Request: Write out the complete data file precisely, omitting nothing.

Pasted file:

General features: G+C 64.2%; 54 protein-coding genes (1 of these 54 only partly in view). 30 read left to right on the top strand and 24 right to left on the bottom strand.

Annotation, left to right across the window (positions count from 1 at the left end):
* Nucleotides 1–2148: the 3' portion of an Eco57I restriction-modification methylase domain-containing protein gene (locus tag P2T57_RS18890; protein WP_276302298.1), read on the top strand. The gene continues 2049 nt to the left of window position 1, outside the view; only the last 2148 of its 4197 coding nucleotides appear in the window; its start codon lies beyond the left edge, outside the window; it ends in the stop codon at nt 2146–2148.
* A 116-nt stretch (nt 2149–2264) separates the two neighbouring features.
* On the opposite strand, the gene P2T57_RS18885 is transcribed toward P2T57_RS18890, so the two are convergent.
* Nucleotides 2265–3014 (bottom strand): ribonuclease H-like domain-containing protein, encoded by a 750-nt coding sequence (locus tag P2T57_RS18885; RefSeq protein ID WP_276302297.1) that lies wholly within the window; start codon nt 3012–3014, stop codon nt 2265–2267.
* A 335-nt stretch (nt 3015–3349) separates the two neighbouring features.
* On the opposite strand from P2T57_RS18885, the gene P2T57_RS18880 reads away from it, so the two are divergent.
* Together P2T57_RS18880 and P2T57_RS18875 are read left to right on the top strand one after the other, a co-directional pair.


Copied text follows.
General features: G+C 64.2%; 54 protein-coding genes (1 of these 54 only partly in view). 30 read left to right on the top strand and 24 right to left on the bottom strand.

Annotation, left to right across the window (positions count from 1 at the left end):
* Nucleotides 1–2148: the 3' portion of an Eco57I restriction-modification methylase domain-containing protein gene (locus tag P2T57_RS18890; protein WP_276302298.1), read on the top strand. The gene continues 2049 nt to the left of window position 1, outside the view; only the last 2148 of its 4197 coding nucleotides appear in the window; its start codon lies beyond the left edge, outside the window; it ends in the stop codon at nt 2146–2148.
* A 116-nt stretch (nt 2149–2264) separates the two neighbouring features.
* On the opposite strand, the gene P2T57_RS18885 is transcribed toward P2T57_RS18890, so the two are convergent.
* Nucleotides 2265–3014 (bottom strand): ribonuclease H-like domain-containing protein, encoded by a 750-nt coding sequence (locus tag P2T57_RS18885; RefSeq protein ID WP_276302297.1) that lies wholly within the window; start codon nt 3012–3014, stop codon nt 2265–2267.
* A 335-nt stretch (nt 3015–3349) separates the two neighbouring features.
* On the opposite strand from P2T57_RS18885, the gene P2T57_RS18880 reads away from it, so the two are divergent.
* Together P2T57_RS18880 and P2T57_RS18875 are read left to right on the top strand one after the other, a co-directional pair.